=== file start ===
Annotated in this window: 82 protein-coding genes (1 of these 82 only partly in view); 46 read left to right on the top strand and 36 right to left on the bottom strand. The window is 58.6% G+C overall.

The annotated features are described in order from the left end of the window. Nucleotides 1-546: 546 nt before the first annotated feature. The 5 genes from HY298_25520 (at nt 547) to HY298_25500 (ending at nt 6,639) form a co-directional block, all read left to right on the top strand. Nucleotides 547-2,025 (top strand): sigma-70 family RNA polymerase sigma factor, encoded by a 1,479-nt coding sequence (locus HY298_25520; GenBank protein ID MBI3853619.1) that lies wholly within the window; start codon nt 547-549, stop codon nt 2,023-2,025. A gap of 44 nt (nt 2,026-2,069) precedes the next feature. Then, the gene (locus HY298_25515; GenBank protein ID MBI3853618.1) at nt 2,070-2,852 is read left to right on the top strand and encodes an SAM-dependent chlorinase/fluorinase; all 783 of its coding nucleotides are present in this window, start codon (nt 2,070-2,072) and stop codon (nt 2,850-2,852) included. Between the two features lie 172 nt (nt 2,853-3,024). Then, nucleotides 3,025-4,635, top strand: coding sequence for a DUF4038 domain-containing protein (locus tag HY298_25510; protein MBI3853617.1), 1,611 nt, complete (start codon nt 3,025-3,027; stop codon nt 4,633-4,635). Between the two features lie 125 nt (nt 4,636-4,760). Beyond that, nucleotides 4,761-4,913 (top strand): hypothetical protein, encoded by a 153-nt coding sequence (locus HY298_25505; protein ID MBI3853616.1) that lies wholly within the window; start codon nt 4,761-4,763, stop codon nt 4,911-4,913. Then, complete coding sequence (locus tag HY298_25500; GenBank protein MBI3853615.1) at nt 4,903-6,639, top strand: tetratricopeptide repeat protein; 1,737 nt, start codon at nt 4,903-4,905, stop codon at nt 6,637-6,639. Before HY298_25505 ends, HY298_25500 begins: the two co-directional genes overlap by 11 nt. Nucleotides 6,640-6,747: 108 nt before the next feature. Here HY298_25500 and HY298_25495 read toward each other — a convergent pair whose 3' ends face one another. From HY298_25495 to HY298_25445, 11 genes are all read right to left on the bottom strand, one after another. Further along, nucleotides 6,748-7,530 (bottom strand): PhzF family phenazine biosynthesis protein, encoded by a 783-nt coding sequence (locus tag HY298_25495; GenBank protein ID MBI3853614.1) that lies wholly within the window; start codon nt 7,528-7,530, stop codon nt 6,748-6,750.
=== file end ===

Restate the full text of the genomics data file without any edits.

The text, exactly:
Annotated in this window: 82 protein-coding genes (1 of these 82 only partly in view); 46 read left to right on the top strand and 36 right to left on the bottom strand. The window is 58.6% G+C overall.

The annotated features are described in order from the left end of the window. Nucleotides 1-546: 546 nt before the first annotated feature. The 5 genes from HY298_25520 (at nt 547) to HY298_25500 (ending at nt 6,639) form a co-directional block, all read left to right on the top strand. Nucleotides 547-2,025 (top strand): sigma-70 family RNA polymerase sigma factor, encoded by a 1,479-nt coding sequence (locus HY298_25520; GenBank protein ID MBI3853619.1) that lies wholly within the window; start codon nt 547-549, stop codon nt 2,023-2,025. A gap of 44 nt (nt 2,026-2,069) precedes the next feature. Then, the gene (locus HY298_25515; GenBank protein ID MBI3853618.1) at nt 2,070-2,852 is read left to right on the top strand and encodes an SAM-dependent chlorinase/fluorinase; all 783 of its coding nucleotides are present in this window, start codon (nt 2,070-2,072) and stop codon (nt 2,850-2,852) included. Between the two features lie 172 nt (nt 2,853-3,024). Then, nucleotides 3,025-4,635, top strand: coding sequence for a DUF4038 domain-containing protein (locus tag HY298_25510; protein MBI3853617.1), 1,611 nt, complete (start codon nt 3,025-3,027; stop codon nt 4,633-4,635). Between the two features lie 125 nt (nt 4,636-4,760). Beyond that, nucleotides 4,761-4,913 (top strand): hypothetical protein, encoded by a 153-nt coding sequence (locus HY298_25505; protein ID MBI3853616.1) that lies wholly within the window; start codon nt 4,761-4,763, stop codon nt 4,911-4,913. Then, complete coding sequence (locus tag HY298_25500; GenBank protein MBI3853615.1) at nt 4,903-6,639, top strand: tetratricopeptide repeat protein; 1,737 nt, start codon at nt 4,903-4,905, stop codon at nt 6,637-6,639. Before HY298_25505 ends, HY298_25500 begins: the two co-directional genes overlap by 11 nt. Nucleotides 6,640-6,747: 108 nt before the next feature. Here HY298_25500 and HY298_25495 read toward each other — a convergent pair whose 3' ends face one another. From HY298_25495 to HY298_25445, 11 genes are all read right to left on the bottom strand, one after another. Further along, nucleotides 6,748-7,530 (bottom strand): PhzF family phenazine biosynthesis protein, encoded by a 783-nt coding sequence (locus tag HY298_25495; GenBank protein ID MBI3853614.1) that lies wholly within the window; start codon nt 7,528-7,530, stop codon nt 6,748-6,750.